On Large Drives And RAID
August 24, 2009
Xyratex's recent announcement that they've qualified Hitachi's 2 TB nearline drive for their disk systems got me thinking about how the RAID techniques of the past don't really address the needs of systems with many ginormous drives. As drives get bigger I worry that basic RAID-5 protection isn't sufficient for these beasts.
For a company that isn't a household name in even the geekest of households, Xyratex plays a strategic role in the storage industry. Many of the big names in the business, most significantly former parent IBM, OEM Xyratex RAID arrays as their low to midrange products. Even more vendors use Xyratex as a supplier of JBODs and SBODs or a contract manufacturer. We should start seeing 2TB drives in arrays from better known vendors in the past few months.
My concerns aren't based on the quality or failure rate of big drives, but the time it must take to rebuild from a hot spare after a drive failure. Just as scary is the quantity of data that has to be read, processed and written to the replacement drive is comparable to the drive's error rate.
In the few short years that capacity oriented drives, mostly but not necessarily with SATA interfaces, have worked their way into the data center, their capacity increased eightfold while their throughput has barely doubled. The ~130MB/s sustained data transfer rate that 1 and 2TB drives deliver is sufficient for the backup and archiving applications enterprises.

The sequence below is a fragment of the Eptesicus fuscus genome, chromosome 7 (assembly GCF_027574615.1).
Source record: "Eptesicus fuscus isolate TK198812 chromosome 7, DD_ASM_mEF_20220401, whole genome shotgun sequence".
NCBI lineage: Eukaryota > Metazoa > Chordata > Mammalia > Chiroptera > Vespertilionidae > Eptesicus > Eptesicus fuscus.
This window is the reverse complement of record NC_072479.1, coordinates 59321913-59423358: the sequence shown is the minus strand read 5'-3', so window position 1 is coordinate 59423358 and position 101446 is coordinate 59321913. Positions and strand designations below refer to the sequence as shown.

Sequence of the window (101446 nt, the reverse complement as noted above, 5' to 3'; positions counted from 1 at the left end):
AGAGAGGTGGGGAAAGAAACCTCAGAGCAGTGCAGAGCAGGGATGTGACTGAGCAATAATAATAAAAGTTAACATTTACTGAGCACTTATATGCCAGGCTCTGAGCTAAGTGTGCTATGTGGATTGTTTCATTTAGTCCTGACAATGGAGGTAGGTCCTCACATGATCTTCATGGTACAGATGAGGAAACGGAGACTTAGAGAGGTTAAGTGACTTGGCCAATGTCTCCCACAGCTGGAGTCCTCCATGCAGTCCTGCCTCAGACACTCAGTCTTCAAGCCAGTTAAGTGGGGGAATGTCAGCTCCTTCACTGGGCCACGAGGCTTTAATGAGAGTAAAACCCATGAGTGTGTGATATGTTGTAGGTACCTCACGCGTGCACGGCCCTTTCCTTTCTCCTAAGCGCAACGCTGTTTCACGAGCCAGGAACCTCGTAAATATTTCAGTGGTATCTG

However, even if a RAID controller could rebuild a failed drive at 130MB/s, it would take over 4 hours to rebuild a 2TB drive. In the real world, I'd expect it to take at least 12 hours, even longer if the array is busy, since rebuilding is a lower priority task.
With an MTBF of 1.2 million hours, one could be lulled into a false sense of security by calculating that the probability of 2 drives in the 5-20 in a RAID set failing is somewhat lower than that of winning the Publisher's Clearinghouse Sweepstakes. Someone wins the sweepstakes every year. Drive failures come in bunches because the environmental problems, either in manufacturing or in deployments, that cause drive failures effect not just one drive but often a whole array or data center.